There was no need to leave early the following morning, so we had a bit of a slow start. Cy went off with George in his car to get diesel and I did a bit of housekeeping – vacuuming and laundry to be precise. Departing before us in their beautiful river boat were Walter, with his friends Manfred and Ursula (Ursi). They are from Vienna and also travelling the Danube, staying in hotels/b+b’s along the way. We continue to catch up with them throughout the journey. Belgrade seemed to be quite a place for meeting fellow travellers.
As we had been welcomed with a glass of schnapps, Cy felt it fitting to offer a whiskey to our hosts before departing. I left the boys to it, and we eventually departed from Belgrade towards Smederevo just after midday.
The journey to Smederevo was delightful. No horsefly problems and deep, wide sections of river. According to our guide notes, Smederevo has lots of restaurant barges to tie to. Unfortunately, this no longer appears to be the case. Most looked to be closed, and had the appearance of being private dwellings. There were a couple that were possible tying up places, but one was full and the other didn’t really look suitable for Doris.
- There is a small-boat dock and we found a good place, with plenty of depth of water. We got chatting to Milan, who is a member of the boat club. He thought it would be OK for us to stay there, but needed to check with the club secretary. In the meantime, Walter and the crew arrived to the same dock. Milan came up trumps (thank you Milan) and not only were we allowed to stay for the night, there was no charge.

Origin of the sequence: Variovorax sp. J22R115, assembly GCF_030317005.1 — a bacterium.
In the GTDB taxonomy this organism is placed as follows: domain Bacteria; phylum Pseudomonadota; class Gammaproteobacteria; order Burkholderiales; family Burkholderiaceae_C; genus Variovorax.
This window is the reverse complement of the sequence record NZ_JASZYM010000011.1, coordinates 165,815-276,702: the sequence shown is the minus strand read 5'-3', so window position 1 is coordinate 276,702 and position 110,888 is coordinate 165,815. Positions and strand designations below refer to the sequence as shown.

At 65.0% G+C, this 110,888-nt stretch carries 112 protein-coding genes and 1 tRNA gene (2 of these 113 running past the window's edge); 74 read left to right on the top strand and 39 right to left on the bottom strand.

This was great news, so we headed to the clubhouse to spend the money on beer instead. We were joined by the guys from Vienna. It turns out that Walter has a lot of experience sailing in Greece and Turkey, so was able to share a few tips. Fortified by our beer, we headed to a supermarket to top up our provisions.
Wednesday 5th July was a bright, calm day and relatively cool in the morning. We left at around 9am. The temperature increased steadily and was very hot again in the afternoon. Dealing with temperatures consistently in excess of 30 degrees Celsius is not something that comes easily, and is incredibly draining. However, the Danube was spectacular. At around 12:30, we passed the village of Ram and its fortress. Shortly after, the Romanian border begins on the left bank, with the right still being Serbia. We reached the fortress at Golubac later in the afternoon. This is the entrance to the Iron Gates gorge section and we decided to stop for the day and enter the Iron Gates in the morning.
There is a tiny village in a little scoop of a bay immediately before entering the gorge, so we threw down the anchor for the night. It was beautiful.
I had a swim and we ate dinner whilst watching the sun set behind the fortress.
It was an idyllic evening. The night, however, turned out to be less so. I’ll leave that for the next instalment…..